A dog in ideal condition will have a thin layer of fat on their ribs. Dogs that are a healthy weight should have their ribs easily felt with minimal pressure on their sides, but not seen. When viewed from the side, these dogs have a ‘tuck up’, and when viewed from above, they have an obvious waist.
Overweight dogs will have a thicker layer of fat over their ribs. To feel an overweight dog’s ribs, the dog’s sides must be pressed. When viewed from the side and above, these dogs look more like a ‘block’, with no tuck or waist.
Some breeds may have characteristics that make it difficult to judge the condition of the dog, but these general guidelines are applicable for most breeds. For purebreds, there are specifications for the correct weight, but these too are only guidelines, and some individuals dogs may be small or large for the breed, and so may have different ideal weights.
Canine obesity is a serious health concern. Overweight dogs, in general, die earlier than dogs of appropriate weights. This is because being overweight puts more stress on an animal’s internal systems and organs (such as their heart, lungs, liver and kidneys). This leaves overweight animals more likely to develop cardiac disease, congestive heart failure, lung disease, and respiratory problems.
Obese animals are also at a greater risk of cancer, anal gland problems, constipation, diabetes, intestinal gas, stroke, skin problems, and an impaired immune system in general. Additional weight can cause and exacerbate health problems, such as arthritis and joint problems, including spinal disc issues. Overweight animals generally tolerate the heat less, have difficulty exercising, and are more likely to injure themselves when they do exercise.
If you believe your dog is overweight, it is important to check with your vet before making considerable changes to your dog’s diet or exercise regime. There are some medical problems that may cause your dog to be overweight.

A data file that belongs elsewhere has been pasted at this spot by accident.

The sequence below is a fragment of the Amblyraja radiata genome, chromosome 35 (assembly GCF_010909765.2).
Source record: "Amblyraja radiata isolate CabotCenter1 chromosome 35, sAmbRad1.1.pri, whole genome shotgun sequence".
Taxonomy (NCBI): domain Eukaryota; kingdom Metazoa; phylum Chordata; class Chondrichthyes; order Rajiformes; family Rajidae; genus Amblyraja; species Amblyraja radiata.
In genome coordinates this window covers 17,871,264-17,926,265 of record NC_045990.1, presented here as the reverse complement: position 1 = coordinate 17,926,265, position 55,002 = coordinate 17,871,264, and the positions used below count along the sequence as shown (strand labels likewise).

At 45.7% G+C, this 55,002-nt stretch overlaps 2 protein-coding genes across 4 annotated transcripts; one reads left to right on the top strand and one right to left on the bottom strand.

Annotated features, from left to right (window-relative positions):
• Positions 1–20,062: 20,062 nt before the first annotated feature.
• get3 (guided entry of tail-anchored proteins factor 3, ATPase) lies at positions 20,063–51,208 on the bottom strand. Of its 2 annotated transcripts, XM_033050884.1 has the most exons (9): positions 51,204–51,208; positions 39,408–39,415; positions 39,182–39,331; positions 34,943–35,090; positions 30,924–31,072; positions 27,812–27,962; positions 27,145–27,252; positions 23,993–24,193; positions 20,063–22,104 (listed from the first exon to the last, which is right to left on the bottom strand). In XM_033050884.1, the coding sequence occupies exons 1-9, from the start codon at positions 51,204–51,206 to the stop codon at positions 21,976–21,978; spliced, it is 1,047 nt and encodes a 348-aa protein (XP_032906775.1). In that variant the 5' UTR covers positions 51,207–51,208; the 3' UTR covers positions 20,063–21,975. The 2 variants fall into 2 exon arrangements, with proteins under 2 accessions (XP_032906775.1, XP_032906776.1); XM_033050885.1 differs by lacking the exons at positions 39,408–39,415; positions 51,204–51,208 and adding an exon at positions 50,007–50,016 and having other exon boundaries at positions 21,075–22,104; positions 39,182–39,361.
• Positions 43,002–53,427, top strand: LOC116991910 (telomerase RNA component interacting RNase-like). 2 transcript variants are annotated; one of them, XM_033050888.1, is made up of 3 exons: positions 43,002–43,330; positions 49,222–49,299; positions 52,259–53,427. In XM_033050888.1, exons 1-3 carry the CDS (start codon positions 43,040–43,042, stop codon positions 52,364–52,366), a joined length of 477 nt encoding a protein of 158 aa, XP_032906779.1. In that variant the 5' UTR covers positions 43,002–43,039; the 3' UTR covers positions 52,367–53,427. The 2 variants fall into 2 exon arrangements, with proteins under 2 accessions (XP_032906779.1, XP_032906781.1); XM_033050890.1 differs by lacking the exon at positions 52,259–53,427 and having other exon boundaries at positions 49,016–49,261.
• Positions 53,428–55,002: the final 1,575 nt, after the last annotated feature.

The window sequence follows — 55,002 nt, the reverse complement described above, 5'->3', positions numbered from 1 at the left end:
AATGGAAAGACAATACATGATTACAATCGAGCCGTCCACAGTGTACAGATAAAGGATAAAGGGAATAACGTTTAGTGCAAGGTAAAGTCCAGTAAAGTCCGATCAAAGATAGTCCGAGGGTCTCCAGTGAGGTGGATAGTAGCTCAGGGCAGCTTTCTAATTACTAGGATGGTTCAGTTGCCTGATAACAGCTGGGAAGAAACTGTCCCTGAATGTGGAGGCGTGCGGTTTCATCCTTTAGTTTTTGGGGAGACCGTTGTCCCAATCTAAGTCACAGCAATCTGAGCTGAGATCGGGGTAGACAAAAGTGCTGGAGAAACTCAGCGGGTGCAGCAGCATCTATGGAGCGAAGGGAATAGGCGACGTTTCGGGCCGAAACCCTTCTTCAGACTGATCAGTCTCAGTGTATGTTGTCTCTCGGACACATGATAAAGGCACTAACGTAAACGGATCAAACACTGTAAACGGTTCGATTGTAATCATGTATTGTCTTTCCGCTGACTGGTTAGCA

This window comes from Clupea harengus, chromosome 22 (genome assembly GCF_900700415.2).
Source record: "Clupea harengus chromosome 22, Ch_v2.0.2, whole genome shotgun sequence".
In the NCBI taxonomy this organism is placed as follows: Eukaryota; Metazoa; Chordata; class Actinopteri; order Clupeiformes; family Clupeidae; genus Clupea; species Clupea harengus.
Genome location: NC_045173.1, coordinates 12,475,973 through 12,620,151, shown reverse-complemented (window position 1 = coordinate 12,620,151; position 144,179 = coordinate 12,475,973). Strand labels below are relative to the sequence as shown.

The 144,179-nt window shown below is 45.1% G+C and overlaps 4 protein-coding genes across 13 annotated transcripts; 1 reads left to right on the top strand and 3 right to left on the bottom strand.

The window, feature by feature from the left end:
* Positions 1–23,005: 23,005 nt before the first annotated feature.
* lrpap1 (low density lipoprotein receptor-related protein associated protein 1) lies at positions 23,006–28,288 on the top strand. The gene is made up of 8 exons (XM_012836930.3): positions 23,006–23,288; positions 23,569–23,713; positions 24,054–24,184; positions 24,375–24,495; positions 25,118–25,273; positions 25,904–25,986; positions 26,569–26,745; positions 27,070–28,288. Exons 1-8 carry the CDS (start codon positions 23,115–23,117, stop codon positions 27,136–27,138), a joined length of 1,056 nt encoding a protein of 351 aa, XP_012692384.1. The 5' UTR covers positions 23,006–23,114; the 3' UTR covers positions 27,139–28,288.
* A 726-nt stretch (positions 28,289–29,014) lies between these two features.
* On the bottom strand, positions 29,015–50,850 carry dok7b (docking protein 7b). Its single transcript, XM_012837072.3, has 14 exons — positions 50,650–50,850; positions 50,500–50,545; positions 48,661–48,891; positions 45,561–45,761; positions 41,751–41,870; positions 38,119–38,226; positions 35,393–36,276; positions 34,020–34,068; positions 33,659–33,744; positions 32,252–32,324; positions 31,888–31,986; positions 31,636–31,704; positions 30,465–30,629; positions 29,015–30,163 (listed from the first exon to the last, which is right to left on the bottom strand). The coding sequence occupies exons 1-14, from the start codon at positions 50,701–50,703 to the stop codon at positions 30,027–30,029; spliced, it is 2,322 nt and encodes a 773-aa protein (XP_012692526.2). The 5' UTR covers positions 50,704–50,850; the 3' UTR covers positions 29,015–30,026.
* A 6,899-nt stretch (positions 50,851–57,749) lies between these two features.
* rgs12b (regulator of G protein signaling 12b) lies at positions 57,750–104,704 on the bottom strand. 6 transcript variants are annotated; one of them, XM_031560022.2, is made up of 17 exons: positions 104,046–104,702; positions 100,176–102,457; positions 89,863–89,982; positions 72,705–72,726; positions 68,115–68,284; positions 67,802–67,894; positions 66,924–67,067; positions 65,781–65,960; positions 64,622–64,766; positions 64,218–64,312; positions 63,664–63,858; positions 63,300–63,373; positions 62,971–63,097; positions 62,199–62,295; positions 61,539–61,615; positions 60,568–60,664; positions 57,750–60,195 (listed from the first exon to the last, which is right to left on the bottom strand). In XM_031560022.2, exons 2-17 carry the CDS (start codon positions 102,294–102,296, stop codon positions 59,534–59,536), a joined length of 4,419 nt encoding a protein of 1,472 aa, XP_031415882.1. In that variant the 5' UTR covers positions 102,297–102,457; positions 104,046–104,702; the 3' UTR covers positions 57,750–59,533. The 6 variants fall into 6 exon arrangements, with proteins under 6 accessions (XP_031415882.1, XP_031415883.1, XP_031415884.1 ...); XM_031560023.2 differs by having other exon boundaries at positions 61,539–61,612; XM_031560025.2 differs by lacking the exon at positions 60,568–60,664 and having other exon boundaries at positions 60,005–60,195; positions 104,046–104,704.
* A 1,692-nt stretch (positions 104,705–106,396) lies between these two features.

If you want to reduce your dog’s weight, there are a number of strategies that could be utilised.
- If your dog is on processed food, read the label and ensure you measure out appropriate serves. Remember that the label is a guide only and many dogs require less than the recommended amount specified on the packet.
- If your dog is on dry food, you should be able to find a ‘light’ alternative of that dry food. Switch your dog to this food if possible.
- If your dog is on dry or tin food, it is easy to reduce the portions you serve. If you feel the need, you can replace food with something low fat like carrot or steamed vegetables.
- It is easy to over feed dogs on snacks. If you must feed your dog snacks throughout the day, measure out the amount of food you intend to feed your dog at the beginning of the day and feed snacks and treats from this measured amount. If there is anything left at dinner time, then your dog can have the rest. This way, you are ensuring your dog only gets an appropriate amount of food and nothing extra.
- Free feeding makes it difficult to measure the amount your dog is eating and encourages finicky eating in dogs. Decide how much food your dog is going to get per day, and offer this amount for 20 minutes each day only with no snacks. Assuming there is no underlying medical problem, a healthy animal will not starve itself.
- If you are feeding your dog raw meat on bones, it becomes difficult to simply cut back on the volume of food. In this case, switch to low fat meats, avoiding pork, and remove any excess fat or skin from the meat you feed. You may be able to purchase mince, which you can easily divide into small portions, and only feed bones (which are harder to measure) occasionally.